4. Get your manager on board

Ultimately, if you’re going to get a pay rise, it’s your manager who will make the case for you. Going into a meeting like an aggressive bull in a china shop, making demands and finger pointing about being underpaid will get you nowhere. “Calmly explain your reasons for wanting a pay rise – this could involve explaining your personal motivations, such as school fees, childcare, or whatever – and then go on to justify the business case for increasing your salary. Ultimately, you need your manager to be onside, so being upfront is a good way of doing this,” said North.

5. Stay flexible

You may have a specific figure in mind, say a 10% uplift, but you also need to go with an idea of a rise that may be satisfactory, if not ideal. If half of that is acceptable, you’d be a fool to turn it down, suggests North. Meanwhile, if cost constraints genuinely mean that a pay rise isn’t going to happen – again, be open to suggestions.

“Consider other benefits such as flexible working, additional annual leave or a performance bonus that you’d consider in the short run if additional base pay is not available,” said Sheridan. “Discuss specific milestones or criteria that would warrant a pay rise in the future if one is not available today.”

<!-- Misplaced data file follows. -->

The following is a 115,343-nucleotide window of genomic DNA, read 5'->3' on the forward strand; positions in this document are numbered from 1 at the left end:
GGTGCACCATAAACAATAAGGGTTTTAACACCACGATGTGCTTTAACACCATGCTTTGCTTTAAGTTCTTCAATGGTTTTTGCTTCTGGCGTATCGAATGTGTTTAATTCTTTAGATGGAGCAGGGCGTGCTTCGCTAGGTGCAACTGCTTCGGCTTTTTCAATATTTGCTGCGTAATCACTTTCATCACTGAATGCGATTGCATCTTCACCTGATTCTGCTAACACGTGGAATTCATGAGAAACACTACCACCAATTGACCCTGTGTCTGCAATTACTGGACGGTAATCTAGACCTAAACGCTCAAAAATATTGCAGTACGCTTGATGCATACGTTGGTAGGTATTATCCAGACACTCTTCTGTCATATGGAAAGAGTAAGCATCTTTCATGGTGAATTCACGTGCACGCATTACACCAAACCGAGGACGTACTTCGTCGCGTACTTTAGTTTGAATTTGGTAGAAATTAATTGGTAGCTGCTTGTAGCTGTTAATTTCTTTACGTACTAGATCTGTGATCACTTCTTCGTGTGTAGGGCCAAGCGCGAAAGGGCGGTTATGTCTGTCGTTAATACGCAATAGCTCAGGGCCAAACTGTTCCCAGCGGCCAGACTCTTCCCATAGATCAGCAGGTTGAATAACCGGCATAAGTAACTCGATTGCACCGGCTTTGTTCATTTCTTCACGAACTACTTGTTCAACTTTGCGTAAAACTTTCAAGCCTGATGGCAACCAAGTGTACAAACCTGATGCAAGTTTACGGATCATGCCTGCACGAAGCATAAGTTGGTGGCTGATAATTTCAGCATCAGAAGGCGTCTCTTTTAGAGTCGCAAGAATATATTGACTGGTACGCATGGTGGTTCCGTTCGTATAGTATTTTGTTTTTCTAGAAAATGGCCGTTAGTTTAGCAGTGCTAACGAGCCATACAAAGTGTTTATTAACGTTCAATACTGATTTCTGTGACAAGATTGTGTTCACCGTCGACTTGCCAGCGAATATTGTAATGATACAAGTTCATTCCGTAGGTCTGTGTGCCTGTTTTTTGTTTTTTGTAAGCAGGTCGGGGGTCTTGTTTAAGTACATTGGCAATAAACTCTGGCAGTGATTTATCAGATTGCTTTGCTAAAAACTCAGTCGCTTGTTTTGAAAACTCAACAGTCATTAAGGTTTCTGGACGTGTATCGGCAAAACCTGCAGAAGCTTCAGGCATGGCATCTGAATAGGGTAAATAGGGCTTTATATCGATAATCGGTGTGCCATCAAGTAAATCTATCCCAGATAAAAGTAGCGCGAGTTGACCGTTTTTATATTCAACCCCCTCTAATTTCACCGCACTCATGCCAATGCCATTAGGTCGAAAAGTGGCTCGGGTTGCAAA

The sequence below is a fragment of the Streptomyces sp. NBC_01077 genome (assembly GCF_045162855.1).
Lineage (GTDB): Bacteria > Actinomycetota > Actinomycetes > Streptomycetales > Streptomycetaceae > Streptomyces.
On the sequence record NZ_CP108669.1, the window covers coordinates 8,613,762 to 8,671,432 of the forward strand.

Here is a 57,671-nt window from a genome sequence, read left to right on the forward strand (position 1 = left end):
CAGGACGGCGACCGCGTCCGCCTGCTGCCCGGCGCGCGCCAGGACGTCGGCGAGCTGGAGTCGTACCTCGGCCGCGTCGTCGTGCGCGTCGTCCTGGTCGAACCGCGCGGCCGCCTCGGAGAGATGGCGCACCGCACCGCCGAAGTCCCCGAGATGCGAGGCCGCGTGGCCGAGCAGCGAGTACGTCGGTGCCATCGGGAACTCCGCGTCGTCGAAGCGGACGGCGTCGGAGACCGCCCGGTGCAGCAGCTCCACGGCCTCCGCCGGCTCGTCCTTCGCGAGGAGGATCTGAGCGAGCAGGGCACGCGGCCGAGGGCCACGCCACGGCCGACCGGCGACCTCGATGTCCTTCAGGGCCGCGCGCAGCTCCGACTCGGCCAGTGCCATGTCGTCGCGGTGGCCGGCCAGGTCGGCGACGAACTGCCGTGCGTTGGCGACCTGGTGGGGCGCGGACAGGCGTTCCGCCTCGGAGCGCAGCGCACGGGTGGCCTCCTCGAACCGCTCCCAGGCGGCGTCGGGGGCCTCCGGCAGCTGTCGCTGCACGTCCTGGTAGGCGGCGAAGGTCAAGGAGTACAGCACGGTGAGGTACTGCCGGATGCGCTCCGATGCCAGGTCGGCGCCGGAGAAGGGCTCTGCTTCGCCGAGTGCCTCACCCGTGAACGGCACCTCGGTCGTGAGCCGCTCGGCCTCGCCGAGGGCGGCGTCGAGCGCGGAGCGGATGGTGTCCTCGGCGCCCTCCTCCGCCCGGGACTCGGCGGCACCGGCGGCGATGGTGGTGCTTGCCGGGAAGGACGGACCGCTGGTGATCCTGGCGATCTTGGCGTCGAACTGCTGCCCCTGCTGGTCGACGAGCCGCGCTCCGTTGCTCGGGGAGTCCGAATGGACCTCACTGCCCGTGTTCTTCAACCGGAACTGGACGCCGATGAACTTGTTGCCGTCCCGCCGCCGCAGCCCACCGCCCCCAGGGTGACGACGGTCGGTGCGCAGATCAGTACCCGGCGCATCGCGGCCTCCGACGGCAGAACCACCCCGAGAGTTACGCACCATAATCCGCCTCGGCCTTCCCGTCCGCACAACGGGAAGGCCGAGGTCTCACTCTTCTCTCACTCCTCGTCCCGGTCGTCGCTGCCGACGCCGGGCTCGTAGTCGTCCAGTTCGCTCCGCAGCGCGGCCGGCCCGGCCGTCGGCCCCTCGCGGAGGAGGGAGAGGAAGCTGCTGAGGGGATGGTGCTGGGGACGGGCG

6. Avoid ultimatums

Threatening to resign if you don’t get a pay rise – even if you have an alternative job to go to and are expecting a counter offer – is a very bad idea. For a start, in the current climate – unless you’re a genuine star – banks will not rise to this sort of blackmail. Secondly, the HR team will assume you’re going to leave soon anyway and it’ll put you in a weaker position.

“Having worked in HR for 25 years, I can tell you that when someone offers their resignation, it is always accepted,” said North. “Even if you convince people to stay, they usually leave after a year.”

7. Time it right

“Annual pay reviews are generally not a negotiation, so it’s a bad time to start demanding more,” said Andrew Pullman, managing director of People Risk Solutions and a long-standing investment banking human resources professional. “The best time is two to three months before the annual pay review, so your manager has time to implement a potential pay rise.”

8. Have a plan B

If you’re disgruntled enough to be demanding a pay rise, you should have an exit strategy if your current employer refuses to budge. This means mapping the job market, as well as working out how much you should be paid.

“Ask yourself three questions: Am I doing something I enjoy where I feel I can grow? Am I working for someone I respect and can learn from? Am I being paid enough? Ask the third question first, and then if the answer to the others is ‘no’, you really need to move on,” said Pullman.

9. Don’t compare yourself to the newbies

If you’ve been with the same firm for some time and you know that new recruits have been parachuted in on a higher salary than you, don’t use this as a source of disgruntlement.

“My first thought would be ‘you cheeky bugger’, and then my second would be to come up with a list of quantitative reasons why these people are being paid more. You’re on much safer ground focusing on the market rather than your colleagues,” said North.